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  • Glastonbury festival refused licence – Michael Eavis to appeal
    Published by eFestivals – Wednesday 12th December 2002

    Copyright: eFestivals

    Back at Mendip District Council for another marathon Glastonbury Public Entertainments Licence (PEL) hearing. It’s becoming like a second home.

    Michael Eavis arrived just before the 6pm start, and there was the chance for a quick word. When asked what he felt the chances were the reply was “50-50”.

    It’s the Regulatory Board that decides on the granting of the PEL. After the introductions and the obligatory bureaucratic legalese, it was down to business.

    For the applicant – Glastonbury Festivals (2003) Ltd (which is Glastonbury Festivals (2002) Ltd after a rename) – Mark Cann ran through the application.

    He started by stating the successes of this year: the new management structure; dealing with the New Age Travellers; the marketing plan – getting the “No Ticket – No Festival” message across; the fence and the numbers on site; the safety management; operations control. These were all things demanded at the licence hearing for 2002, and successfully delivered.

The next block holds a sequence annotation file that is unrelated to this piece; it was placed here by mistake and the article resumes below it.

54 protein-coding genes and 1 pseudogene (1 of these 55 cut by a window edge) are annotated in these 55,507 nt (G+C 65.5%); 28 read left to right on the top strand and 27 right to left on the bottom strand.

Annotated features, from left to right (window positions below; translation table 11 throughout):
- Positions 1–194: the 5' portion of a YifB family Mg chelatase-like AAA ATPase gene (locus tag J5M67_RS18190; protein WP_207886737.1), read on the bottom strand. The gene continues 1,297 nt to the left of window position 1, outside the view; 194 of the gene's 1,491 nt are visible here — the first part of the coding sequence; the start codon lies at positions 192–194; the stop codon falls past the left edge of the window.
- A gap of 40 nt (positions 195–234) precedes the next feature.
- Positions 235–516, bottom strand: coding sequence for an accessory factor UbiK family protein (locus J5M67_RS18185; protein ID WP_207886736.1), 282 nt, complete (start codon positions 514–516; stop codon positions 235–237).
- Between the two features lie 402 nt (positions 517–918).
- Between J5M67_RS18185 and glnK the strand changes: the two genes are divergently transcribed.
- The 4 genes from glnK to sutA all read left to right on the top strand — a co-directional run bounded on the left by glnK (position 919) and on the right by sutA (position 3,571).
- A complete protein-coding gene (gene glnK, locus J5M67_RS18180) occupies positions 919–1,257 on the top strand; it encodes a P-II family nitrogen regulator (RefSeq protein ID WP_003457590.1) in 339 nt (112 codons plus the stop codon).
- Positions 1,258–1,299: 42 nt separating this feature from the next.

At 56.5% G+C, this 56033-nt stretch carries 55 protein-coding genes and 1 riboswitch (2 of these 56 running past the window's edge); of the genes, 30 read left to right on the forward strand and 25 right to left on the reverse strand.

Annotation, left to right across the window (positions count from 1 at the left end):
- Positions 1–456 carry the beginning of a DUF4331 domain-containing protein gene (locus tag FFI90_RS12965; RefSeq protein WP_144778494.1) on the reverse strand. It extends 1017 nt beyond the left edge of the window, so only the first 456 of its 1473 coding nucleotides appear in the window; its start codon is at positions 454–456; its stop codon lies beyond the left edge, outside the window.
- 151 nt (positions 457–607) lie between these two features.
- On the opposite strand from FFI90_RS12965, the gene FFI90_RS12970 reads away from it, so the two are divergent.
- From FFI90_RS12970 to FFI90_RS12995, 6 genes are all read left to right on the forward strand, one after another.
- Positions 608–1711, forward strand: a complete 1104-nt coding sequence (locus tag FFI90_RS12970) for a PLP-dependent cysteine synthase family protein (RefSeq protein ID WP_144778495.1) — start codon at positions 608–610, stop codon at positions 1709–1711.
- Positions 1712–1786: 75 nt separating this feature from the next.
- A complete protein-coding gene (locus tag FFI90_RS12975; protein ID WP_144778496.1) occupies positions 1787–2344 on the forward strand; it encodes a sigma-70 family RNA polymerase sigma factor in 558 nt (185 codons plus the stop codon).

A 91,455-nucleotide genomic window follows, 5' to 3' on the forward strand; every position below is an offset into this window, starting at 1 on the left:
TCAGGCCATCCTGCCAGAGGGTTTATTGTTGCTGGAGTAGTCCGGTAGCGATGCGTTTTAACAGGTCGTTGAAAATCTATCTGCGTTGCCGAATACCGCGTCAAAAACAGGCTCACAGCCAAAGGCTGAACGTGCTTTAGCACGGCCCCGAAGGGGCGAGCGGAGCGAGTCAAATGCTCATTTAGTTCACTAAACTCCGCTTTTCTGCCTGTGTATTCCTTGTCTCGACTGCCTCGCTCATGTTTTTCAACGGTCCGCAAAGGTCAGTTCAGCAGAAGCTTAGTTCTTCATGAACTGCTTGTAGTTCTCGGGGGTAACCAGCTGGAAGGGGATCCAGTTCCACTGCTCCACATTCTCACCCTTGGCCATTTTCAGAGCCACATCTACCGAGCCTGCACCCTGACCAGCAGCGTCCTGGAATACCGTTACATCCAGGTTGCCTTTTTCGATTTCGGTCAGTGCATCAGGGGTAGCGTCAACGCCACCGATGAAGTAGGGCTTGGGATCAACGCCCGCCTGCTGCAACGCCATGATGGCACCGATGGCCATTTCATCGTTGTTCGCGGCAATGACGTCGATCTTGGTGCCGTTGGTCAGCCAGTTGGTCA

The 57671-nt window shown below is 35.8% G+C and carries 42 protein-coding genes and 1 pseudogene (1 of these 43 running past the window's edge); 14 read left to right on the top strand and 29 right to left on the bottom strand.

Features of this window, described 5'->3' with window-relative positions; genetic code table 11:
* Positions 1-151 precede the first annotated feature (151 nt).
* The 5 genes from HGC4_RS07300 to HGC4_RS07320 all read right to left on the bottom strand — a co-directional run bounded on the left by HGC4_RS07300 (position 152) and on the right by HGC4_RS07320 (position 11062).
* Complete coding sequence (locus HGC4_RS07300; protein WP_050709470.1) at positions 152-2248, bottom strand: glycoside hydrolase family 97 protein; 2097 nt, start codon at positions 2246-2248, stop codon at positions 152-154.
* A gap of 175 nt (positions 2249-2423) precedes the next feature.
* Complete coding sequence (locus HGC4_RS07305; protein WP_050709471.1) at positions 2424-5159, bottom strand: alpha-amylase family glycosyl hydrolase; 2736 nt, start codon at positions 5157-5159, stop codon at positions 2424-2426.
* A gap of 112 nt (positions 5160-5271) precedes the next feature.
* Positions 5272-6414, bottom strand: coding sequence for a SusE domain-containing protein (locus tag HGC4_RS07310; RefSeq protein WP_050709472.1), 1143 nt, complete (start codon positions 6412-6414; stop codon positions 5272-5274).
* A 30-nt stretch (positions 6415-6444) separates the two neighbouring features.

There had also been tri-partate agreements made with Avon & Somerset Constabulary (ASC) and the Council, with co-operation creating solutions. To ensure the successes aren’t short lived, they are continuing to work together to solve problems that exist in other areas – the main one being the crime and general annoyance suffered by those living around the Festival site, in particular Pilton.

    To ensure the security measures continue to work, there’s to be new and extra security measures on the tickets, as well as a new pass system. The fence is to stay much the same, but security is to have an increase in personnel size of 35%, and there’ll be additional security control, car park security & lighting, as well as more CCTV. For obvious reasons, the details weren’t disclosed.